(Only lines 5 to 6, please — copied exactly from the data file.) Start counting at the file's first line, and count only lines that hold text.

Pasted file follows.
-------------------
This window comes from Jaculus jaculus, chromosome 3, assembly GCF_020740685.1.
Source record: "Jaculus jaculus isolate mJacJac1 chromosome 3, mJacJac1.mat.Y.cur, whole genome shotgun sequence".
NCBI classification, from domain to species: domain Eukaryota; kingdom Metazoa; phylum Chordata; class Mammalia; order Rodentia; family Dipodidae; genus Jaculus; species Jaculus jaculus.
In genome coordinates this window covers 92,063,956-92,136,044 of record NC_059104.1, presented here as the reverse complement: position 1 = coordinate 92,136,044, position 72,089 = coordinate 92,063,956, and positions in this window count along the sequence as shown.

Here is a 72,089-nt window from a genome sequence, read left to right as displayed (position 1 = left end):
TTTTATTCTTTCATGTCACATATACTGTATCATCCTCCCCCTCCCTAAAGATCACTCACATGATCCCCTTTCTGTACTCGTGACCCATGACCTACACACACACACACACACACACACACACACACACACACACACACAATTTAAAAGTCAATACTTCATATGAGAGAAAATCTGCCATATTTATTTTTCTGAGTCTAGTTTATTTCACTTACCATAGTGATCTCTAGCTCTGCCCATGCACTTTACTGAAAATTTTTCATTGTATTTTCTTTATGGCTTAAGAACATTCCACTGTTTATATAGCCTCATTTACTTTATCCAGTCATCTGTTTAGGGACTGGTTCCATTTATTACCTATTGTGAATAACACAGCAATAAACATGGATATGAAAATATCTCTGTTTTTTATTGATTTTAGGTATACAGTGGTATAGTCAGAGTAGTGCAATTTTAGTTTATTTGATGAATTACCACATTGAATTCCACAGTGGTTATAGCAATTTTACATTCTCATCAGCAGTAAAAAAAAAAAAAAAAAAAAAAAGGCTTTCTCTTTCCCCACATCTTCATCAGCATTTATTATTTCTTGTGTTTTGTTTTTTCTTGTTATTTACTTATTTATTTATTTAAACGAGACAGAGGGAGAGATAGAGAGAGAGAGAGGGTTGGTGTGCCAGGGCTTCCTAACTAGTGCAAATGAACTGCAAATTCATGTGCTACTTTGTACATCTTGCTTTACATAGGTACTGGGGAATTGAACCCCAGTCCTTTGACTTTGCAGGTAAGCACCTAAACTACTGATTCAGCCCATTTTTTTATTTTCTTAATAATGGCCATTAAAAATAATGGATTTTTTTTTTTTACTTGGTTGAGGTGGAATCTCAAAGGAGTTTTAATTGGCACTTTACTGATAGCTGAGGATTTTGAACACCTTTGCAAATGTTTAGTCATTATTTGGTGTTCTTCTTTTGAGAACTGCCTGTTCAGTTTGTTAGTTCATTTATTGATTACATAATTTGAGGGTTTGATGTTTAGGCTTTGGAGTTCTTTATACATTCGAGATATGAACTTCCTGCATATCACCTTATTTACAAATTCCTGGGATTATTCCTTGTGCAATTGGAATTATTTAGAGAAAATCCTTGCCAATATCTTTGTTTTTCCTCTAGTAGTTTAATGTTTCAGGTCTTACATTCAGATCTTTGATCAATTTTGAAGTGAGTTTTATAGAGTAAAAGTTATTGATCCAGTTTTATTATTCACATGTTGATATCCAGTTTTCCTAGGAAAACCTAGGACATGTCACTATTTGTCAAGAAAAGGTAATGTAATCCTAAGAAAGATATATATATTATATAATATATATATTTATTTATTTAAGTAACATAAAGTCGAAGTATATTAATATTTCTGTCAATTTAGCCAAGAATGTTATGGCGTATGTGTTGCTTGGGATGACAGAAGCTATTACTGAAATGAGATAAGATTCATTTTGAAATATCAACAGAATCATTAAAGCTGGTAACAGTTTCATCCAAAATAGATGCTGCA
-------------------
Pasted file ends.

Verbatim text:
Here is a 72,089-nt window from a genome sequence, read left to right as displayed (position 1 = left end):
TTTTATTCTTTCATGTCACATATACTGTATCATCCTCCCCCTCCCTAAAGATCACTCACATGATCCCCTTTCTGTACTCGTGACCCATGACCTACACACACACACACACACACACACACACACACACACACACACACAATTTAAAAGTCAATACTTCATATGAGAGAAAATCTGCCATATTTATTTTTCTGAGTCTAGTTTATTTCACTTACCATAGTGATCTCTAGCTCTGCCCATGCACTTTACTGAAAATTTTTCATTGTATTTTCTTTATGGCTTAAGAACATTCCACTGTTTATATAGCCTCATTTACTTTATCCAGTCATCTGTTTAGGGACTGGTTCCATTTATTACCTATTGTGAATAACACAGCAATAAACATGGATATGAAAATATCTCTGTTTTTTATTGATTTTAGGTATACAGTGGTATAGTCAGAGTAGTGCAATTTTAGTTTATTTGATGAATTACCACATTGAATTCCACAGTGGTTATAGCAATTTTACATTCTCATCAGCAGTAAAAAAAAAAAAAAAAAAAAAAAGGCTTTCTCTTTCCCCACATCTTCATCAGCATTTATTATTTCTTGTGTTTTGTTTTTTCTTGTTATTTACTTATTTATTTATTTAAACGAGACAGAGGGAGAGATAGAGAGAGAGAGAGGGTTGGTGTGCCAGGGCTTCCTAACTAGTGCAAATGAACTGCAAATTCATGTGCTACTTTGTACATCTTGCTTTACATAGGTACTGGGGAATTGAACCCCAGTCCTTTGACTTTGCAGGTAAGCACCTAAACTACTGATTCAGCCCATTTTTTTATTTTCTTAATAATGGCCATTAAAAATAATGGATTTTTTTTTTTTACTTGGTTGAGGTGGAATCTCAAAGGAGTTTTAATTGGCACTTTACTGATAGCTGAGGATTTTGAACACCTTTGCAAATGTTTAGTCATTATTTGGTGTTCTTCTTTTGAGAACTGCCTGTTCAGTTTGTTAGTTCATTTATTGATTACATAATTTGAGGGTTTGATGTTTAGGCTTTGGAGTTCTTTATACATTCGAGATATGAACTTCCTGCATATCACCTTATTTACAAATTCCTGGGATTATTCCTTGTGCAATTGGAATTATTTAGAGAAAATCCTTGCCAATATCTTTGTTTTTCCTCTAGTAGTTTAATGTTTCAGGTCTTACATTCAGATCTTTGATCAATTTTGAAGTGAGTTTTATAGAGTAAAAGTTATTGATCCAGTTTTATTATTCACATGTTGATATCCAGTTTTCCTAGGAAAACCTAGGACATGTCACTATTTGTCAAGAAAAGGTAATGTAATCCTAAGAAAGATATATATATTATATAATATATATATTTATTTATTTAAGTAACATAAAGTCGAAGTATATTAATATTTCTGTCAATTTAGCCAAGAATGTTATGGCGTATGTGTTGCTTGGGATGACAGAAGCTATTACTGAAATGAGATAAGATTCATTTTGAAATATCAACAGAATCATTAAAGCTGGTAACAGTTTCATCCAAAATAGATGCTGCA